37. April 9, IDG News Service – (Massachusetts) Former Intel employee pleads guilty to stealing documents. A former Intel employee pleaded guilty to five counts relating to the illegal download of confidential documents from Intel’s servers, states a plea agreement entered the week of April 2 between the man and the U.S. Attorney for the District of Massachusetts. The former employee of Intel’s Massachusetts Microprocessor Development Center, who was working on the design of Itanium processors, is said to have resigned from Intel May 29, 2008, and took leave from Intel up to June 11, purportedly to use accrued vacation time. He joined Intel’s rival Advanced Micro Devices June 2, while still on Intel’s payroll, and continuing to have access to Intel’s servers. From June 8 through June 11, he downloaded 13 “top secret” Intel design documents from the company’s servers in California, the indictment said. He copied them from his Intel-issued laptop to an external drive so he could access the documents after he returned the laptop to Intel. He is said to have tried to access the servers again around June 13. Source:

For more stories, see items 39, 40 and 41 below in the Communications Sector

Communications Sector

38. April 9, WBZ 4 Boston – (Massachusetts) WBZ-TV statement on technical difficulties. Due to technical difficulties at a transmitter site in Needham, Massachusetts, WBZ 4 Boston and My-TV-38’s over the air signals were not working April 9. This problem was affecting other stations as well, the director of broadcast operations and engineering said in a statement. Crews have been working at the tower site since the evening of April 8 to fix the problem. Source:

39. April 6, Mesquite Citizen Journal – (Nevada) Internet interruptions being repaired. According to a marketing coordinator at Reliance Connects, a device that controls all of the Internet traffic for the entire Mesquite, Nevada area failed, causing access outages, the Mesquite Citizen Journal reported April 6. They have the manufacturer monitoring repairs to the device and technicians from out of state have been brought in to aid in repairs to the machine. “We are migrating all of our services to another device that can perform all the necessary functions for complete Internet access,” the marketing coordinator said. Source:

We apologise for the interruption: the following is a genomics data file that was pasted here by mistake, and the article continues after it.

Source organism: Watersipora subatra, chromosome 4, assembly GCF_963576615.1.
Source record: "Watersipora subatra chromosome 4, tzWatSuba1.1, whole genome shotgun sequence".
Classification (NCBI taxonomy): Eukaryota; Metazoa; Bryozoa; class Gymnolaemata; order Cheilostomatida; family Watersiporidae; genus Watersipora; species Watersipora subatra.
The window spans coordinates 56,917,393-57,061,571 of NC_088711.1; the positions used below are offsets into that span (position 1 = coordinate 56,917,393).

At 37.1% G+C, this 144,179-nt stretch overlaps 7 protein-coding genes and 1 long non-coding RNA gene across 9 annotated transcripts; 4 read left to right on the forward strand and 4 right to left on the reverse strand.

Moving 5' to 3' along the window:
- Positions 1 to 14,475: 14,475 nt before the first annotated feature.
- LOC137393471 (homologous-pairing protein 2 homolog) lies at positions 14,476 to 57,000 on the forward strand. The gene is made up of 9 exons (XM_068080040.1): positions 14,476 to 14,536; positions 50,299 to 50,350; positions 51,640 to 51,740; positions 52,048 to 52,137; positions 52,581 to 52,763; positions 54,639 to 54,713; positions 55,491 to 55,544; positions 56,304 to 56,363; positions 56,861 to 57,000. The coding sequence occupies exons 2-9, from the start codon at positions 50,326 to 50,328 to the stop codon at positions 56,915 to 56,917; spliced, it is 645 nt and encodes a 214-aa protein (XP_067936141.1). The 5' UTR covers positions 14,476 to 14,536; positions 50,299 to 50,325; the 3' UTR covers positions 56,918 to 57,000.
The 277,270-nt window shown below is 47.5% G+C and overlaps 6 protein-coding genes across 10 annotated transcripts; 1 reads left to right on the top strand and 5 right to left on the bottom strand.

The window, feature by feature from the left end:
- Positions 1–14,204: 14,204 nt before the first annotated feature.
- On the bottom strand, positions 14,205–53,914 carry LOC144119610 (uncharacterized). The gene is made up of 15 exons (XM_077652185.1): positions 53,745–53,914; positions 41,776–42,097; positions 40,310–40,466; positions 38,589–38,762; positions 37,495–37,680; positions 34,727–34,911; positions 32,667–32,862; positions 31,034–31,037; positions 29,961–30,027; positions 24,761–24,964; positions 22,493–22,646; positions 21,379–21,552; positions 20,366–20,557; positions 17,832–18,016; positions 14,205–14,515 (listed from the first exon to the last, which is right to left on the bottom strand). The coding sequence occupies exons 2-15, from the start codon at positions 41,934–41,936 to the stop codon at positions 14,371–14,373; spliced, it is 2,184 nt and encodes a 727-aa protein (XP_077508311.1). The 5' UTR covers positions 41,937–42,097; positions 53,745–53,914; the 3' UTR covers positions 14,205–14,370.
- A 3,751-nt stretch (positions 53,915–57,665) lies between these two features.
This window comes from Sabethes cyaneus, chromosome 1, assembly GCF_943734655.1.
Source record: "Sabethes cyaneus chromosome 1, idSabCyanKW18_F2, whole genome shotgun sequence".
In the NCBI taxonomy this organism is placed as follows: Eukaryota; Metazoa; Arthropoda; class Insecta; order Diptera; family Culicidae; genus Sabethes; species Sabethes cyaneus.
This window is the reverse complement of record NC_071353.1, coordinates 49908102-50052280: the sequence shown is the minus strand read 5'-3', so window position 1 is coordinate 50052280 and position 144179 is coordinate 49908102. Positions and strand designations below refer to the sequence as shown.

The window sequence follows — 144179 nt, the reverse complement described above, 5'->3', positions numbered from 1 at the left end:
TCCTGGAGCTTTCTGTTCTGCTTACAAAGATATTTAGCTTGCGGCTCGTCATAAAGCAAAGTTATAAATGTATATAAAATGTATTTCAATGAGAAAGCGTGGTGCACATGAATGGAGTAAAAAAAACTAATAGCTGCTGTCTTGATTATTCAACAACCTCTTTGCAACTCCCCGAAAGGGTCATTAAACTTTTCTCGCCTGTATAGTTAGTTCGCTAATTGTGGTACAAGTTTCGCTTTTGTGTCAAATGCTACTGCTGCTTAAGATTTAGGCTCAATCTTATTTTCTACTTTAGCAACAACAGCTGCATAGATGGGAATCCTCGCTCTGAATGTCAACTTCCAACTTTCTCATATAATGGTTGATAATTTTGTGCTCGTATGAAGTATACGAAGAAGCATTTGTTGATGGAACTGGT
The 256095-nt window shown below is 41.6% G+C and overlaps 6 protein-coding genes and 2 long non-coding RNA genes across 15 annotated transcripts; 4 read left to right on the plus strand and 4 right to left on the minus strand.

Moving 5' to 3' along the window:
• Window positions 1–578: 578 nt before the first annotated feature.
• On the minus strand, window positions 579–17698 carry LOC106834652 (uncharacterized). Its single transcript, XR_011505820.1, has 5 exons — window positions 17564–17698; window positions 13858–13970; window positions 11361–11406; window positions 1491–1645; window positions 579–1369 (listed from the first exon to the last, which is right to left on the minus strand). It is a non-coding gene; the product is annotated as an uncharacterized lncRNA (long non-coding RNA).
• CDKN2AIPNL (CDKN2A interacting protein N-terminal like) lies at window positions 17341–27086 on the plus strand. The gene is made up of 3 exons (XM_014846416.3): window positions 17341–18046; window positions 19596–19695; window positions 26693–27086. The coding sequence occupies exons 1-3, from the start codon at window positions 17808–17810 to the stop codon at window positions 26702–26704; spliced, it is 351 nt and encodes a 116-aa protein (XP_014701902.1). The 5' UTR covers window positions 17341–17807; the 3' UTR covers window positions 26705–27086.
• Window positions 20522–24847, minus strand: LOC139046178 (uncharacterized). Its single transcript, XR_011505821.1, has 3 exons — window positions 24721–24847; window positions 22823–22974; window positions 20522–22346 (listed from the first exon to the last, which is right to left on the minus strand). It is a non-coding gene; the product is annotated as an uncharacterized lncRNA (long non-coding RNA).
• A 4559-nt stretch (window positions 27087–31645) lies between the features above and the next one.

40. April 6, Agri-view – (National) Fake Verizon emails contain malicious links. An e-mail that fraudulently claims to come from Verizon Wireless is making the rounds in Wisconsin and could lead to a serious breach of data for consumers who click the links in its text, Agri-view reported April 6. The fake Verizon Wireless account e-mail has been sent to citizens and to businesses. The sender, subject, graphics, and text are nearly identical to an actual Verizon message. The scam e-mail claims the recipient owes a large amount of money on a Verizon account — current versions say more than $900. When a person clicks any of the links in the e-mail to learn more, they may unintentionally download malicious software onto the computer or be driven to a site that will harvest personal information. Verizon Wireless notes on its Web site that the company does not send e-mail notices asking for customer payment information, usernames, or passwords used to manage accounts. Source:

41. April 6, Bluffton Island Packet – (South Carolina) Highway crews again blamed for cable service outage. Construction workers widening U.S. 278 again knocked out some cable, telephone, and Internet service on Hilton Head Island and in Bluffton, South Carolina, April 6, according to Time Warner Cable. The company’s vice president of communications said crews working along the highway cut a fiber cable. All of Time Warner’s subscribers on Hilton Head and in Bluffton were affected, she said. Service was restored on Hilton Head and in Bluffton after about 4 hours, the vice president said. She said the cable provider had another line cut a few weeks ago by the same workers. Local cable, telephone, and computer provider Hargray has also blamed recent service outages near U.S. 278 on construction workers who are not careful about where they dig. Source:

For another story, see item 35 above in the Information Technology Sector